Posted: May 24, 2005 By: Clint Lovell

Subject: Current/Projected Tax Policy Failures

Comment: We are facing a fiscal reality that our current income tax revenue model of government funding is not equipped to handle. It is mathematically impossible for the current system to successfully deal with the impacts of the federal deficits, impact of entitlement program spending, impact of inflation, and impact of changing interest rates.

Historically, when total federal income taxes exceed 19 percent of GDP, the result has always been a recession (in the last 50 years, rates have exceeded 19% in 1969, 1981, and the 1998-2001 periods). Accordingly, this points to the patent inefficiency of the income tax revenue generation model as a way to sustain long-term government funding.

As a bankruptcy consultant, my job is to utilize structure finance solutions to resolve complicated insolvency problems that are not really that much different from the insolvency crisis facing our federal budgetary process. One of the things that I learned from working in structured finance is that when something no longer produces the desired result, then it is time to replace it with something that does/can/may produce the desired result.

In the case of our federal government funding system approach, we are attempting to layer a quasi-command economic system (that being the economy of the units of government) over the existing free-market economy of the private-sector that supports the government's economic structure and the inefficiencies become greatly magnified.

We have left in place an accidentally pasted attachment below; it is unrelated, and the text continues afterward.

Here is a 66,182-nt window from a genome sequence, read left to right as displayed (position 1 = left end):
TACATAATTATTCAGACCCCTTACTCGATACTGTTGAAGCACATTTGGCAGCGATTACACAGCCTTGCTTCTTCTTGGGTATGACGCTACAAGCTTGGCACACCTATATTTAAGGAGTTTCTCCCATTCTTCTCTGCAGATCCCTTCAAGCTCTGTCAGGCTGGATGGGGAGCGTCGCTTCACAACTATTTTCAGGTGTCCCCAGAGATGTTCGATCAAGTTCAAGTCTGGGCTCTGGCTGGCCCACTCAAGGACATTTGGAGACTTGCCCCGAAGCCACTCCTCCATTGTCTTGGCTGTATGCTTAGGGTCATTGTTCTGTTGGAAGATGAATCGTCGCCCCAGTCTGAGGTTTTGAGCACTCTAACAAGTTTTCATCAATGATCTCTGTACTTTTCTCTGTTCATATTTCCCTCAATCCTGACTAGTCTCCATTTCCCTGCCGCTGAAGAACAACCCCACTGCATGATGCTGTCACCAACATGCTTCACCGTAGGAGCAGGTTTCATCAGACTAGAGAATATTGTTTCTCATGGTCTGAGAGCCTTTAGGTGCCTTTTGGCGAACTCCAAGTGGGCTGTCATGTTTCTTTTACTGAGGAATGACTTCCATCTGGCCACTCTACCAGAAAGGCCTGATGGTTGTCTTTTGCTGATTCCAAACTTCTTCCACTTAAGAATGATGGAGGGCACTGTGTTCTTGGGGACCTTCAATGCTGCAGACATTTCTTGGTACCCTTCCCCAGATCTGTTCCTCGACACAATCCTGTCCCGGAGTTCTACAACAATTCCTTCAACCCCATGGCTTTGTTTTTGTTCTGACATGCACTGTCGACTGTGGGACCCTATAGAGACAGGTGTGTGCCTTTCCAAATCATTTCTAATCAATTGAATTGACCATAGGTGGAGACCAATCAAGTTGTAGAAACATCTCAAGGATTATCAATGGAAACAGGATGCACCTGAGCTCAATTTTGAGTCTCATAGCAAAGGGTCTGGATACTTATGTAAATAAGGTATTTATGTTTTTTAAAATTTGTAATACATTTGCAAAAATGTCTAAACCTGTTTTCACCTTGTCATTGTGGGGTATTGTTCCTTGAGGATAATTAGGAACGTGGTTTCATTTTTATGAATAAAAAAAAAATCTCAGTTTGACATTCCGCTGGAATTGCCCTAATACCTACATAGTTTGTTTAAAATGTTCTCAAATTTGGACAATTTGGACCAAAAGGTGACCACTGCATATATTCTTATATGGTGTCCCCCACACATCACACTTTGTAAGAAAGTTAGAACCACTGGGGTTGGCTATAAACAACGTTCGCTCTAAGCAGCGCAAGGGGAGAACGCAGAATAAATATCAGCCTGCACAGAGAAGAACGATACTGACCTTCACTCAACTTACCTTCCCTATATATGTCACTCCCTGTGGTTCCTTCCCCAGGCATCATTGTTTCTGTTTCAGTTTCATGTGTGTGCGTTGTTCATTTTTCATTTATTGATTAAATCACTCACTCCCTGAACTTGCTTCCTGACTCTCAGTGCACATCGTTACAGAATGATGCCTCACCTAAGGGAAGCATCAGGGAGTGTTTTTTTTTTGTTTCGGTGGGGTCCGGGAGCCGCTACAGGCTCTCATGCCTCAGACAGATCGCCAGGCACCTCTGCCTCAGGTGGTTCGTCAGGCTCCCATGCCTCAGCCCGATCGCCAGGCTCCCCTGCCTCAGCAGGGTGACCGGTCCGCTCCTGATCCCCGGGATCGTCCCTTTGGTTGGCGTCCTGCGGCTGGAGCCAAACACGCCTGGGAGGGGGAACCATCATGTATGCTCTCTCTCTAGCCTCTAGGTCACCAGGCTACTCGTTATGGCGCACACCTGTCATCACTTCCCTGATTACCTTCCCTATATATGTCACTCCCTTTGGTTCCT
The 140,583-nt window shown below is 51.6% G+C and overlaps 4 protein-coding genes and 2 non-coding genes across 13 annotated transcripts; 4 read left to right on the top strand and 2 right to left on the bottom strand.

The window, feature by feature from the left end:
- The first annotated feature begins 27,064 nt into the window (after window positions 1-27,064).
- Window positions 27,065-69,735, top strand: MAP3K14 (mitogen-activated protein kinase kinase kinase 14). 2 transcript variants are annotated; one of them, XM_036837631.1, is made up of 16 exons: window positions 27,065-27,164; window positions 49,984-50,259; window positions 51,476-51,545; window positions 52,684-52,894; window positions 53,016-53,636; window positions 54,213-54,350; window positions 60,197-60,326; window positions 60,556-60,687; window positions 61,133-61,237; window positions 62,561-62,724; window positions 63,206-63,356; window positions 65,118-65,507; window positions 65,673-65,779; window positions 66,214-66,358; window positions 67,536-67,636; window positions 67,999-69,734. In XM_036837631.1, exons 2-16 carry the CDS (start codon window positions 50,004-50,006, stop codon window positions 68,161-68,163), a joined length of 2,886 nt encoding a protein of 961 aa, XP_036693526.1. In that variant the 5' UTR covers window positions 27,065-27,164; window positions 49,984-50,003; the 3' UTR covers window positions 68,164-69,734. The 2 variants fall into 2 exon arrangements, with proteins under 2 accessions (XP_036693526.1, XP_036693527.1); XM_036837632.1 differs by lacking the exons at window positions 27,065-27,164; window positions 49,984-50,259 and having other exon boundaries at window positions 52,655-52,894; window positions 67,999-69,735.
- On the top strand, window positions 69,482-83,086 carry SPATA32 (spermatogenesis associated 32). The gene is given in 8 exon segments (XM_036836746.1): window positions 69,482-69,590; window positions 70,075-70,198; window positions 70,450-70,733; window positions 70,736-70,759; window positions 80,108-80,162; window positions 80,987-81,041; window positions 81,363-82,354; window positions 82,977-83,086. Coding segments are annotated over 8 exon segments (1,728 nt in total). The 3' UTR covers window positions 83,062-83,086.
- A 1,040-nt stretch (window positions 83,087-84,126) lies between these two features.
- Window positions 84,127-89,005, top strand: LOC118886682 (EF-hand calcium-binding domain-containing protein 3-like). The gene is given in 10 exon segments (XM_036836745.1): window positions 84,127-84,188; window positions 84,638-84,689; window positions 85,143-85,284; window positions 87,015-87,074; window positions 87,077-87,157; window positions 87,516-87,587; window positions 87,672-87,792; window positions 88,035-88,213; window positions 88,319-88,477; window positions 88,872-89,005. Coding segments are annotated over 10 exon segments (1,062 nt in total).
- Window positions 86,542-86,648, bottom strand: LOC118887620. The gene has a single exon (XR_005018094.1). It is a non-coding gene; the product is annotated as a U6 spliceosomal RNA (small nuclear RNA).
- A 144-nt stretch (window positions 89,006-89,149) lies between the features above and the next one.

Since it is generally agreed that it is politically impossible to produce the deep budget cuts that would be required to sustain the current system, then you are left with only one (1) choice in fixing the system.

The units of government must abandon the role of an entity that arbitrarily taxes the output of the underlying economy that supports and assume the same role as the rest of the participants in the economy - that of a co-investor.

There is a way to create a high-yielding investment program approach for the benefit of all citizens and the units of government that is not inherently risky - even compared to the risk associated with government debt. The outcome of this approach would be to relieve the government of the pressure created by federal entitlement program spending and replace it with a model that fully funds these entitlement programs. Eventually, this approach would result in the government being able to replace the income tax model of government funding with the investment income model that would not be inherently inflationary. In point of fact, inflation would work for the government under this model (instead of against the government as is the present case).

To accomplish this task you only have to be intellectually honest enough to realize that the laws of mathematics and business economics are immutable, and therefore; the outcome of the current approach is one of certainty of failure. Once you realize the way you've beendoing things won't work you can begin to seriously consider those things that in fact may work.

To that end, I am attaching a file on an omnibus federal funding program known as "The Fix" for consideration in resolving the crisis we face. This is but a summary of the complete programmatic conceptual structure and analysis, but illustrates the economics and underlying requirements in fairly plain language.